Net Neutrality Is Marxist?

Steven Alligood steve at bluehost.com
Mon Apr 12 12:06:52 MDT 2010


On 04/12/2010 11:49 AM, Corey Edwards wrote:
> Steven Alligood wrote:
>    
>> ROFL.
>>
>> It should be illegal to put up advertising billboards, just because you
>> don't like them?
>>
>> How about commercials on TV?  Let's make those illegal as well, how dare
>> they put advertising in my shows?
>>
>> What about the ads on the back of the frozen pizza you bought at
>> Smiths?  How outrageous.
>>
>> The only thing I see as UnAmerican here is the limiting of people making
>> money with completely legal methods.
>>      
> Your strawmen aren't completely accurate analogies to how the Internet
> works. I'd say it's more like the phone company interrupting a phone
> call to bring you a sponsored message. Or the mailman slipping
> advertising into your letters. There has always been an unspoken
> understanding that packets, like phone calls or letters, will be
> delivered as-is and not modified in process.
>
>    

Actually, my analogies would be more like dialing a wrong number and 
getting advertising (don't think they wouldn't do it if they could 
figure out how) or the post office bringing advertising along with your 
mail (um, they actually do that).

The original complaint was Sprint redirecting your dns to theirs and 
still giving you all the real sites out there, but anything that didn't 
lookup would give you an advertisement.  Which isn't much different than 
all the SEOs out there grabbing up any and all domains that sound normal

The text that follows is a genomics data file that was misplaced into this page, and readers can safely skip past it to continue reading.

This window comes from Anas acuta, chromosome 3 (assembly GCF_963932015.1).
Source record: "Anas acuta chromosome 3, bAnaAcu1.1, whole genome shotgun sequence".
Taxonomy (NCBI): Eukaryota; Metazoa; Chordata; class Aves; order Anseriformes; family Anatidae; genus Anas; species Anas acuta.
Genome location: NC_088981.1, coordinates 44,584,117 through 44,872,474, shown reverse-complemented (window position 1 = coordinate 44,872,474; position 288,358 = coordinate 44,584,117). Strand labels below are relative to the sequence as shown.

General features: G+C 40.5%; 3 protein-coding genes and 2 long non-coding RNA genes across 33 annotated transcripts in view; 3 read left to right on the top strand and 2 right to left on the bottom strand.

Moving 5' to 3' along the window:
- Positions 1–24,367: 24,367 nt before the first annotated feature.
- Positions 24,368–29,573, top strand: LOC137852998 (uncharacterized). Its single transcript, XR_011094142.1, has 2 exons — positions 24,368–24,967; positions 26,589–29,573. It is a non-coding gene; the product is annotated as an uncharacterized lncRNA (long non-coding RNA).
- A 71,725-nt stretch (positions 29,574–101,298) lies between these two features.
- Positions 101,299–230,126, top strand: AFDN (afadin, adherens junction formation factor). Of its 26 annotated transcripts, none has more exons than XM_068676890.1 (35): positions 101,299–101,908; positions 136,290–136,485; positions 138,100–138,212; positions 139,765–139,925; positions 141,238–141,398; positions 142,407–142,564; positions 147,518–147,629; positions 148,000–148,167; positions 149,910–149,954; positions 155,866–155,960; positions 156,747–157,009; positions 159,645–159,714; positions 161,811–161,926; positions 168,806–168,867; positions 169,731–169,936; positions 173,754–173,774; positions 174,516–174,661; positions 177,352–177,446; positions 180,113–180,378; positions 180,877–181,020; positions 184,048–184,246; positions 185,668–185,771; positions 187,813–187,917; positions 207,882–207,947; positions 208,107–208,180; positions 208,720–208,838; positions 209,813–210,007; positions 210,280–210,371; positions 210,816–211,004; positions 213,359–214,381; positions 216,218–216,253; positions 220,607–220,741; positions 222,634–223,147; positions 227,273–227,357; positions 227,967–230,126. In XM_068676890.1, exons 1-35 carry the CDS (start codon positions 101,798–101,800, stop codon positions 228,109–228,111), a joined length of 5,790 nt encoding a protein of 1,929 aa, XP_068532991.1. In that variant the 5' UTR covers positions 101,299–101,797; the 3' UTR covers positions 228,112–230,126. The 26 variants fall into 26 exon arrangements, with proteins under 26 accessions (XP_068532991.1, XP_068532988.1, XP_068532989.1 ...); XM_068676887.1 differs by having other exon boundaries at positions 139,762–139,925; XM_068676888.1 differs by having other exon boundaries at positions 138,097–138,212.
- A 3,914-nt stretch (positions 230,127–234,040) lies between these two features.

or are typos of normal and showing advertising.  Which also happens.

I am pretty sure Sprint doesn't actually insert ads in to the sites you 
go to.  Well, at least not without that site getting money from Sprint.

>> In fact, the same thing applies to Comcast and blocking any and all
>> ports that they deem abusive.
>>      
> Same thing with the phone or letter analogy. If the postmaster knew
> there was a bomb in your letter, he wouldn't deliver it. Those are
> exceptional cases and I would suggest that clear public policies about
> what they consider abusive behavior and what they will do about it would
> be appropriate.
>    
But the post office can make those rules on whatever criteria they want 
without ever consulting the customer.  Same goes for Comcast; they can, 
and should, make any rules that are in their own best interest, and that 
of their stockholders.

>    
>>   If their business model precludes your
>> torrents, then find another ISP.   And don't argue that you cannot; the
>> Internet is NOT a basic human right, nor is TV, cable, or even frozen
>> pizza.
>>      
> And yet of all those examples, Internet is by far the least regulated.
> Just because something is not a basic human right doesn't mean we
> shouldn't have standards. There is not enough competition for the market
> to simply sort out all these problems.
>
>    

So, we need more regulation because it has helped all those other 
markets?  Back to your example, regulation has made the phone service so 
much better than it was before?

The only thing that made telco costs come down, and fees lower has been 
the introduction of competition (aka, VoIP providers).  Regulation 
actually raised prices and lowered the quality of service.

-Steve

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